Network Security, Vulnerability Management

Vulnerability scanners plagued with false positives, but still have value

Automated vulnerability scanners generate large quantities of false positives, resulting in a drain on resources as security engineers chase down bad leads. Nevertheless, the technology has value, as it is more cost-effective than constantly running penetration tests, according to a report in The Register today.

The report covers a session at the Nullcon security conference in Goa, India, where NCC Group security engineer Clint Gibler presented results from a recent test vulnerability scanning technology. In the test, Gibler used a scanner on 100 NCC customers across 10 industry sectors between February 2014 and May 2015. The scanner flagged approximately 900,000 potential vulnerabilities, the vast majority of which were false positives. Industry sectors experienced anywhere from an approximately 50 percent false positive rate to 89 percent in the most extreme cases.

Regardless, Gibler said scanners are still “worth it” for most companies, according to the article—in part because they “bridge the gap between expensive penetration tests.”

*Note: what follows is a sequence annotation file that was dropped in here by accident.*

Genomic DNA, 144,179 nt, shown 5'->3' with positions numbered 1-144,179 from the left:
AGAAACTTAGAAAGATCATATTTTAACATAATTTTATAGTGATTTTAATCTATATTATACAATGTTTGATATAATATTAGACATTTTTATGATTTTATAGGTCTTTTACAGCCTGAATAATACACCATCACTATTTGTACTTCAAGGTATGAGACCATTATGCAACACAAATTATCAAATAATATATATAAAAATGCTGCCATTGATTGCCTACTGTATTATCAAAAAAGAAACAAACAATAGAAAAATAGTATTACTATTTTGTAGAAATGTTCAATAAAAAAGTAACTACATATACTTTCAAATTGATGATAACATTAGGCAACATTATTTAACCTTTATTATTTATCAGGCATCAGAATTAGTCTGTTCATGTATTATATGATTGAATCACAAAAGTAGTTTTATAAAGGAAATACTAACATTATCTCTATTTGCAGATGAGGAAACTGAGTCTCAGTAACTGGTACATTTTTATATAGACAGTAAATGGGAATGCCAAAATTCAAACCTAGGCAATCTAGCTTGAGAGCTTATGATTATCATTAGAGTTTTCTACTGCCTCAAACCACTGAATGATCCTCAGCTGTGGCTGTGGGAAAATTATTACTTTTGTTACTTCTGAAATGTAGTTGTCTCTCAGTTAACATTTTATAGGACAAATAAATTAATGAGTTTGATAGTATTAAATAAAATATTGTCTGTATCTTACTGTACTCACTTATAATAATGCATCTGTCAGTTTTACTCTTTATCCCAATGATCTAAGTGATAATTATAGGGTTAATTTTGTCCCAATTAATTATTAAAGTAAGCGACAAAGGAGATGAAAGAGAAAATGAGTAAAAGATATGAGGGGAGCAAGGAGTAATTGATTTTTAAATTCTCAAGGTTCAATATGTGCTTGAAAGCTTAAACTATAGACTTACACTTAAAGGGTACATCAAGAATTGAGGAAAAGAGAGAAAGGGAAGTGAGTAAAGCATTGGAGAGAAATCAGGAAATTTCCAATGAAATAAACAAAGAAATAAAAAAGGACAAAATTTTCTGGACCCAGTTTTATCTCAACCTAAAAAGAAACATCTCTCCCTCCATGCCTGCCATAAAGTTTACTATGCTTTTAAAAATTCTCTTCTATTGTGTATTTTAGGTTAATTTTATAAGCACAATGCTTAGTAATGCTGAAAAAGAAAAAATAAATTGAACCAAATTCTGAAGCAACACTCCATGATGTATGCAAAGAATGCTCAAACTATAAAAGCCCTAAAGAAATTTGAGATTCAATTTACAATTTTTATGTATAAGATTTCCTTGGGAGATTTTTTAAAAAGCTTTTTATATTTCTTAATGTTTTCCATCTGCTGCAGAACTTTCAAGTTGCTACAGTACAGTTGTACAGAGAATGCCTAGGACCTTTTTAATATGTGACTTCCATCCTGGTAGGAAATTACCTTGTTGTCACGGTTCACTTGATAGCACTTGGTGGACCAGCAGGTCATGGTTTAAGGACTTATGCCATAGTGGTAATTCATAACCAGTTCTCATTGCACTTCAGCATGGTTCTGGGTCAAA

Bradley Barth

As director of multimedia content strategy at CyberRisk Alliance, Bradley Barth develops content for online conferences, webcasts, podcasts video/multimedia projects — often serving as moderator or host. For nearly six years, he wrote and reported for SC Media as deputy editor and, before that, senior reporter. He was previously a program executive with the tech-focused PR firm Voxus. Past journalistic experience includes stints as business editor at Executive Technology, a staff writer at New York Sportscene and a freelance journalist covering travel and entertainment. In his spare time, Bradley also writes screenplays.

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